In his weekly notebook, Eric Duhatschek ponders Mike Fisher's present, Jason Spezza's future, and what the heck the Pittsburgh Penguins can do now without Sidney Crosby and Evgeni Malkin for the foreseeable future.
Once upon a time, the big debate in Ottawa, as it related to Mike Fisher, was: Could he legitimately play as a No. 2 centre? Or was he just a really good No. 3? Now, in the aftermath of Thursday's deal that saw him flipped to the Nashville Predators for a first-round draft choice, that discussion is so yesterday. Fisher has been elevated up the depth chart again. He'll play as the Preds' new No. 1 centre, bumping Marcel Goc down the depth chart. Marcel Goc? Exactly. Without a doubt, Barry Trotz is the coach of the year in the NHL.
Fisher might be the first player in NHL history that put Nashville at the top of his list of preferred destinations when it came to trade possibilities. Maybe the Preds need to start a match-making service targeting professional hockey players and country-music stars. The Predators rarely figure into the NHL trade mix in a big way because of their budget restrictions. The only time they were ever major players before was the year that Paul Kariya joined them as a free agent and Peter Forsberg - still relatively in his prime - was acquired as a rental from the Philadelphia Flyers for a playoff push that resulted in the usual first-round exit.
Since then, it's mostly been one star after another exiting Music City. The Preds moved last year's No. 1 centre, Jason Arnott, to the New Jersey Devils before the season began in a salary dump; and signed Matthew Lombardi as his replacement. But Lombardi has been out all year with a concussion leaving the Predators without a real front-line centre for two thirds of the season and counting.
Fisher should be a good fit with the Preds because his all-around game fits nicely with the philosophy Trotz preaches. GM David Poile put it nicely: Fisher plays a playoff style all year. Nashville, without any kind of a talent upgrade, was probably good enough to make the playoffs and lose in the first round again. Now? Maybe Fisher makes enough of a difference that the Preds could be a post-season dark horse. Last year, they pushed the eventual champion Chicago Blackhawks hard in the opening round. One of these days, they are going to turn all those heartening close calls into an upset victory or two. Maybe even this year.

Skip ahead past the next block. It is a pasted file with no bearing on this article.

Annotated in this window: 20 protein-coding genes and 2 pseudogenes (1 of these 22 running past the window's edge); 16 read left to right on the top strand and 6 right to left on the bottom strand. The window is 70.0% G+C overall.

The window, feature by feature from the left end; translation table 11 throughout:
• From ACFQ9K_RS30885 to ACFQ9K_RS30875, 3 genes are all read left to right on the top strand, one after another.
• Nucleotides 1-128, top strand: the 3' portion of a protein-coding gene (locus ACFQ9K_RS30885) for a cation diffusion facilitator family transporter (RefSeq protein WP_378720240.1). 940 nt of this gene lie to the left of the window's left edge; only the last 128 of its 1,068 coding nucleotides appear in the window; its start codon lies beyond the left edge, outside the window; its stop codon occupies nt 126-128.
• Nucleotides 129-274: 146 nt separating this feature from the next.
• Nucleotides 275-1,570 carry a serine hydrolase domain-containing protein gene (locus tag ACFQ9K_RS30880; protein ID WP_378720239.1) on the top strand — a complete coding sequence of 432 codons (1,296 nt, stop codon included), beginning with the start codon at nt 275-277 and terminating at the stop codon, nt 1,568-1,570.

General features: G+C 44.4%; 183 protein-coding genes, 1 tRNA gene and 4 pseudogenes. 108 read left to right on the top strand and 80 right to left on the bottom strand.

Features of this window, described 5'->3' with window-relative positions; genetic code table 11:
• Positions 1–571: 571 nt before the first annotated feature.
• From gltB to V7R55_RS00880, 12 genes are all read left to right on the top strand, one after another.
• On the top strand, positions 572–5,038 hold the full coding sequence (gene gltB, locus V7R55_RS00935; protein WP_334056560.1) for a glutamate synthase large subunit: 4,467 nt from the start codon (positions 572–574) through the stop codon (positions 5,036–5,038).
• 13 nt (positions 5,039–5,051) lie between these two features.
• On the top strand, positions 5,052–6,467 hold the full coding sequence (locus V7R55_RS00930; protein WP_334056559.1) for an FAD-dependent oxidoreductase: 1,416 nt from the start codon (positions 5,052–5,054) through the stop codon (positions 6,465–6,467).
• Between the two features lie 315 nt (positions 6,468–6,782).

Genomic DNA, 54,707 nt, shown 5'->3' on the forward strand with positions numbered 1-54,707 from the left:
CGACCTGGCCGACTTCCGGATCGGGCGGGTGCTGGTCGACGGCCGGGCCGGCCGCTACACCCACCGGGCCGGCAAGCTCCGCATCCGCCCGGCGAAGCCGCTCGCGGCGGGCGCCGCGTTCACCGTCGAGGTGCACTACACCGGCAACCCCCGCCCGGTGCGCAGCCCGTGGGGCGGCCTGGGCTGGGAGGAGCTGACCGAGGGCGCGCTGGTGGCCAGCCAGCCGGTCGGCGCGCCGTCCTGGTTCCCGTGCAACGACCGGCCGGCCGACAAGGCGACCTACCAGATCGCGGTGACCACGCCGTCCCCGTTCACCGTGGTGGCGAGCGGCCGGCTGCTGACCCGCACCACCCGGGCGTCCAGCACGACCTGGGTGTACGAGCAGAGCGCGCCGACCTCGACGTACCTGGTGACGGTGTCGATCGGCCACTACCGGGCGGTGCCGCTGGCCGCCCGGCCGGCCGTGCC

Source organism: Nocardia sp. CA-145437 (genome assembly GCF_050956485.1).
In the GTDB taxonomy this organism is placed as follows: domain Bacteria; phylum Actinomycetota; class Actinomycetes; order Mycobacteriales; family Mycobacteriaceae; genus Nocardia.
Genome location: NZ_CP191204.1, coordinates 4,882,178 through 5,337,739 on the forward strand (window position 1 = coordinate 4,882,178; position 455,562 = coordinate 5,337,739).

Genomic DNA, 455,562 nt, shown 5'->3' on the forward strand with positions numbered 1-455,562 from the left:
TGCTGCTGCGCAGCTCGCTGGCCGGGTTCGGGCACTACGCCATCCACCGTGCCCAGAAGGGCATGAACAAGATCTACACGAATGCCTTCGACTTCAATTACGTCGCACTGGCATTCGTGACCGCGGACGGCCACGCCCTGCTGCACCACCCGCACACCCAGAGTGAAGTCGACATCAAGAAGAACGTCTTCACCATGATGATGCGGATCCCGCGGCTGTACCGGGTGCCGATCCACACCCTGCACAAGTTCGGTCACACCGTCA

THE SPEZZA WATCH: Senators general manager Bryan Murray is pretty clear that his team is in full rebuilding mode, meaning he will be gobbling up all those free cell phone minutes long before the Feb. 28 trading deadline rolls around. Chris Phillips is almost certainly on the way out of town; as are Alex Kovalev and Jarkko Ruutu, who represent their three key unrestricted free agents. Goalie Pascal LeClaire is unrestricted too, but given his injury history and recent form, unlikely to command any interest.
Milan Michalek might be a more attractive commodity if he's made available - how about reuniting him with brother Zbynek on the Pittsburgh Penguins, a team that could use a top-six forward? The Penguins had 85 of their 165 goals of the lineup the other night when they knocked off the Los Angeles Kings in overtime - and the airlift from AHL Wilkes-Barre featured four new faces: Ryan Craig, Nick Johnson, Brett Sterling and Joe Vitale.
Of greater interest, however, is the status of Jason Spezza, he of the $7-million annual cap hit and the no-trade clause. Spezza's contract makes a deal problematic, and not necessarily just because of the dollars that he is owed. (For the record, it's four more years after this one, with the next two at $8-million, and then the third year at $5-million and the final year at $4-million. In terms of actual dollars out, it adds up to about $3-million less than the overall cap hit on a contract that was front-loaded just like Dany Heatley's.) Some teams - put the Los Angeles Kings at the top of the list - can afford to take on that sort of money, especially as the dollars dwindle down in the years ahead. The larger problem is Spezza's ongoing health issues. He's just back in the lineup after missing five weeks recovering from a separated shoulder.